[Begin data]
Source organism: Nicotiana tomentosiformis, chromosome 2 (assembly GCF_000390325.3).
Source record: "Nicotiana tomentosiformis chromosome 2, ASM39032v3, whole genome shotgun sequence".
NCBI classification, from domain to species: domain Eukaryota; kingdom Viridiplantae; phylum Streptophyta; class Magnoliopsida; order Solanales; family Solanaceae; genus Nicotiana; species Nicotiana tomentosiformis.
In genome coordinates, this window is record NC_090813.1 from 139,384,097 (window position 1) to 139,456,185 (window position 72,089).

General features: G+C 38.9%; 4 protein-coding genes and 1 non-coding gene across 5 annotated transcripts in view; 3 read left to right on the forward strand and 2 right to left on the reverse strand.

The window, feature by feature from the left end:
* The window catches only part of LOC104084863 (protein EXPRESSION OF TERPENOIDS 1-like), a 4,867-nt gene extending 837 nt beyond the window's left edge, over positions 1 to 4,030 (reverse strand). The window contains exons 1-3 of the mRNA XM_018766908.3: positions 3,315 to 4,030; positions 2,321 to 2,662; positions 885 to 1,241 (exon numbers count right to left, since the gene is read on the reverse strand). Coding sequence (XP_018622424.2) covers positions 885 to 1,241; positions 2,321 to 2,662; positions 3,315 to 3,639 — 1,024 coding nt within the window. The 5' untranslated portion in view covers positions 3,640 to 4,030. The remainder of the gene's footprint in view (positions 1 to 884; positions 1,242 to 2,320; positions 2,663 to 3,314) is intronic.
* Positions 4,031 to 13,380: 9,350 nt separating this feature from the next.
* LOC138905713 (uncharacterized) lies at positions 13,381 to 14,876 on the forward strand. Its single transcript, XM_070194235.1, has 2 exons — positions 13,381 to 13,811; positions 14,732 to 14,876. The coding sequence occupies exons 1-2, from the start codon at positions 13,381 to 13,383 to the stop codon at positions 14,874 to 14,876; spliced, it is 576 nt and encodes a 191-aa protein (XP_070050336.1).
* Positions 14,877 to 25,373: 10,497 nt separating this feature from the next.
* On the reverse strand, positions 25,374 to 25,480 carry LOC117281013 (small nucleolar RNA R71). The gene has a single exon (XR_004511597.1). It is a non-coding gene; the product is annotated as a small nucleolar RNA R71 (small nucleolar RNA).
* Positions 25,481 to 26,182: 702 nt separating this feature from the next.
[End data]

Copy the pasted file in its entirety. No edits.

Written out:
Source organism: Nicotiana tomentosiformis, chromosome 2 (assembly GCF_000390325.3).
Source record: "Nicotiana tomentosiformis chromosome 2, ASM39032v3, whole genome shotgun sequence".
NCBI classification, from domain to species: domain Eukaryota; kingdom Viridiplantae; phylum Streptophyta; class Magnoliopsida; order Solanales; family Solanaceae; genus Nicotiana; species Nicotiana tomentosiformis.
In genome coordinates, this window is record NC_090813.1 from 139,384,097 (window position 1) to 139,456,185 (window position 72,089).

General features: G+C 38.9%; 4 protein-coding genes and 1 non-coding gene across 5 annotated transcripts in view; 3 read left to right on the forward strand and 2 right to left on the reverse strand.

The window, feature by feature from the left end:
* The window catches only part of LOC104084863 (protein EXPRESSION OF TERPENOIDS 1-like), a 4,867-nt gene extending 837 nt beyond the window's left edge, over positions 1 to 4,030 (reverse strand). The window contains exons 1-3 of the mRNA XM_018766908.3: positions 3,315 to 4,030; positions 2,321 to 2,662; positions 885 to 1,241 (exon numbers count right to left, since the gene is read on the reverse strand). Coding sequence (XP_018622424.2) covers positions 885 to 1,241; positions 2,321 to 2,662; positions 3,315 to 3,639 — 1,024 coding nt within the window. The 5' untranslated portion in view covers positions 3,640 to 4,030. The remainder of the gene's footprint in view (positions 1 to 884; positions 1,242 to 2,320; positions 2,663 to 3,314) is intronic.
* Positions 4,031 to 13,380: 9,350 nt separating this feature from the next.
* LOC138905713 (uncharacterized) lies at positions 13,381 to 14,876 on the forward strand. Its single transcript, XM_070194235.1, has 2 exons — positions 13,381 to 13,811; positions 14,732 to 14,876. The coding sequence occupies exons 1-2, from the start codon at positions 13,381 to 13,383 to the stop codon at positions 14,874 to 14,876; spliced, it is 576 nt and encodes a 191-aa protein (XP_070050336.1).
* Positions 14,877 to 25,373: 10,497 nt separating this feature from the next.
* On the reverse strand, positions 25,374 to 25,480 carry LOC117281013 (small nucleolar RNA R71). The gene has a single exon (XR_004511597.1). It is a non-coding gene; the product is annotated as a small nucleolar RNA R71 (small nucleolar RNA).
* Positions 25,481 to 26,182: 702 nt separating this feature from the next.